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Bond Report: Treasury yields bounce back after Germany’s double-digit inflation report


Treasury yields rose on Thursday, led by the policy-sensitive 2-year rate, after a double-digit inflation report from Germany reignited broader concerns about persistent price gains and the likelihood of aggressively higher U.S. interest rates.

What’s happening

The yield on the 2-year Treasury

rose 7.6 basis points to 4.168% from 4.092% on Wednesday. The yield is up 13 of the past 16 trading days,

The yield on the 10-year Treasury

climbed 4 basis points to 3.747% from Wednesday’s level of 3.707%.

The yield on the 30-year Treasury

advanced 1.3 basis points to 3.693% from 3.680% Wednesday afternoon.

Thursday’s levels are the third-highest of the year for the 10- and 30-year rates, according to Dow Jones Market Data.

What’s driving markets

Investors remain concerned about central banks aggressively lifting interest rates to damp inflation running near its fastest pace in 40 years. Data from Germany showed inflation coming in above 10%, which led to Thursday’s selloff in government bonds, pushed yields up, and contributed to the declines in all three major U.S. stock indexes. Meanwhile, Wednesday’s broad bond rally, sparked by the Bank of England’s intervention to support the gilt market, faded.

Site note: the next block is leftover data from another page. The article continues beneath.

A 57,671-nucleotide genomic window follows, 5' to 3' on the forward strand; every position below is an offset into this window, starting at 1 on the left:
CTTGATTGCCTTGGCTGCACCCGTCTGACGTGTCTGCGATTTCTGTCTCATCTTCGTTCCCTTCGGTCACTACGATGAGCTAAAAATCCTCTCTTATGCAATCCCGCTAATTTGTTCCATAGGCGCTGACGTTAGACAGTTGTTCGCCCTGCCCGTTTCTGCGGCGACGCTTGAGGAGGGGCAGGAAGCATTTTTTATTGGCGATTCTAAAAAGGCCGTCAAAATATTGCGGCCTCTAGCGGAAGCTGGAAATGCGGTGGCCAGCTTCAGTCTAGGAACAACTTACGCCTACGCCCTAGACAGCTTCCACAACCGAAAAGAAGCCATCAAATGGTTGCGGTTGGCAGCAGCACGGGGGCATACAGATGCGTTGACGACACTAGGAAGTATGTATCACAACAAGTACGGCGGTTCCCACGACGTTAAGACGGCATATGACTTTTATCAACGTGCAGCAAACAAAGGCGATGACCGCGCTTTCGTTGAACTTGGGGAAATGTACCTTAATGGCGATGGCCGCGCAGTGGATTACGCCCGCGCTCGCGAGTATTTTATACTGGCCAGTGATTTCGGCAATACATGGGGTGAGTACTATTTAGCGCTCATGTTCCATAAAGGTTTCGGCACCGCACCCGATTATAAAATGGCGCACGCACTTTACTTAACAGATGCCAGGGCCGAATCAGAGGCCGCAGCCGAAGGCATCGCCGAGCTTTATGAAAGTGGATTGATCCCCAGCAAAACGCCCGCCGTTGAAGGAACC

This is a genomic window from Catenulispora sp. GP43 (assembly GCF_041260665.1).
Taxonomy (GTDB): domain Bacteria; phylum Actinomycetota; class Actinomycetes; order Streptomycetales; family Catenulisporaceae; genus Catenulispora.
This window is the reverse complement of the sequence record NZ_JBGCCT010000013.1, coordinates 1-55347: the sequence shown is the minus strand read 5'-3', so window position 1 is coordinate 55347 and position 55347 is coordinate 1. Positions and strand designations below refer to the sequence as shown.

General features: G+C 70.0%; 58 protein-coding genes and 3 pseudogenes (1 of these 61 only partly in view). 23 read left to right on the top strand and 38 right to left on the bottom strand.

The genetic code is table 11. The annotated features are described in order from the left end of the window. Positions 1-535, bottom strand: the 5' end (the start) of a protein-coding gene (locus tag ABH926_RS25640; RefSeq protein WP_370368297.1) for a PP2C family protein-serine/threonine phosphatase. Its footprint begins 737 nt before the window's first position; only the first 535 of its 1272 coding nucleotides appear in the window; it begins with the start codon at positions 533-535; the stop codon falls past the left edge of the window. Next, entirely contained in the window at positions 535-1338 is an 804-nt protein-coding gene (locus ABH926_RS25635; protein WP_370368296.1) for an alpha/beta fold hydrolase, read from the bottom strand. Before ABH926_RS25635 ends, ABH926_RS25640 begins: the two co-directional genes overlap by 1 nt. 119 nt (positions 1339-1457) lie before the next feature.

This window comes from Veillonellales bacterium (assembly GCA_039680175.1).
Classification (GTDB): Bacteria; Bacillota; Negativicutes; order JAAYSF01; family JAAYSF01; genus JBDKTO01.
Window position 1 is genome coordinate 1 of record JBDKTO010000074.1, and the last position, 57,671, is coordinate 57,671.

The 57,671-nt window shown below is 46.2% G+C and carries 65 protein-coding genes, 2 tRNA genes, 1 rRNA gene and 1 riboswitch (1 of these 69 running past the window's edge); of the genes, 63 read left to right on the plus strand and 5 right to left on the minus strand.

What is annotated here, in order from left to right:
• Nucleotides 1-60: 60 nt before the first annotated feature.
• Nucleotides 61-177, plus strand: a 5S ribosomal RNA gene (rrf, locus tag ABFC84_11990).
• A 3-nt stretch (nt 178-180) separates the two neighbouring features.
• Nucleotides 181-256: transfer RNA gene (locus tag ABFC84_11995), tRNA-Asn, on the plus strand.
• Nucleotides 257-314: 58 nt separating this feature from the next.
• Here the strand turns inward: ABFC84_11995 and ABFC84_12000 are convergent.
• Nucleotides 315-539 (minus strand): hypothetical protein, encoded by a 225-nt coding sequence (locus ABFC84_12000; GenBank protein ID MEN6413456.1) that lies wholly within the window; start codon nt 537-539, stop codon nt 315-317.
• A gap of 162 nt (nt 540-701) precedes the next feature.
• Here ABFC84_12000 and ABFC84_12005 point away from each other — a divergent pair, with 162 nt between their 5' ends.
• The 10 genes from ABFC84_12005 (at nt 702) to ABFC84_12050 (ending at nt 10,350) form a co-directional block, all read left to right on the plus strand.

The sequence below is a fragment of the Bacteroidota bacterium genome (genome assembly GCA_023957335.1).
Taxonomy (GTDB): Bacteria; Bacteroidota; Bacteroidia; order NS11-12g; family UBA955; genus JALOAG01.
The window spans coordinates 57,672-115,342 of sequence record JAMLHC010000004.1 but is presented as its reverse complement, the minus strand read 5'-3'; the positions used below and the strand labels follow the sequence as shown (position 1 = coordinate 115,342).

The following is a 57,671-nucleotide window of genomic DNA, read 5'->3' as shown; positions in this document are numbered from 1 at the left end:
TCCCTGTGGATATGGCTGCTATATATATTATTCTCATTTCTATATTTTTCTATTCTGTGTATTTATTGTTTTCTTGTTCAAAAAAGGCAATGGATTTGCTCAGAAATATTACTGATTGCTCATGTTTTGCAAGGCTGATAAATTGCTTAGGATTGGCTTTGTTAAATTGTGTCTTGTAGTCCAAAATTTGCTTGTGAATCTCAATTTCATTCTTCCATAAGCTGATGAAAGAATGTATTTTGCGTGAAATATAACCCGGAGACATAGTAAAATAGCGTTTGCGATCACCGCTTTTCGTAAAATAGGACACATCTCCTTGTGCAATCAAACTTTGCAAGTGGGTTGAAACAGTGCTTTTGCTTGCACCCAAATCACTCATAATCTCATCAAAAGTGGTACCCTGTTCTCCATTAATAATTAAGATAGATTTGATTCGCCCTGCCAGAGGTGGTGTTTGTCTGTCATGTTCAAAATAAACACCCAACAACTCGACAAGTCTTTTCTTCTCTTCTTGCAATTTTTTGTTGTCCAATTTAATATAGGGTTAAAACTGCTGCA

German 10-year bund yields

rose 6 basis points to 2.178%. Equivalent duration U.K. gilts

advanced 13 basis points to 4.142% as worries about the extra issuance required to fund the government’s inflationary budget refused to dissipate.

In the U.S., data released on Thursday confirmed that the world’s largest economy shrank in the first half of 2022, based on revised figures. Gross domestic product fell at a 0.6% annual clip in the second quarter; that’s unchanged from the prior estimate. The previously reported 1.6% decline in first-quarter GDP was also unchanged.

In addition, initial jobless claims fell by 16,000 to 193,000 in the week ended Sept. 24; that’s the lowest level of claims since late April.

On Thursday, James Bullard, president of the Federal Reserve Bank of St. Louis, defended the central bank from claims that its aggressive interest rate-hike policy is creating impossible conditions for foreign central banks, by saying there were no surprises this year compared to other tightening cycles.

Fed-funds futures traders are pricing in a 62% probability that the Fed will raise interest rates by another 75 basis points to a range of 3.75% to 4% on Nov. 2. The central bank is also mostly expected to take its fed-funds rate target to at least 4.5% to 4.75% by March, according to the CME FedWatch tool.

See also: Fed’s Mester cool to talk of potential ‘pause’ in rate hikes

What analysts are saying

Treasurys “started the overnight session modestly weaker, and once London came online the selling pressure accelerated and 10-year yields bounced after nearly filling the opening gap we had been monitoring as resistance,” said BMO Capital Markets rate strategists Ben Jeffery and Ian Lyngen.

Ten-year yields are finding “a period of dynamic equilibrium in what we’ll characterize as the current trading range from 3.7% to 4%,” they wrote in a note.

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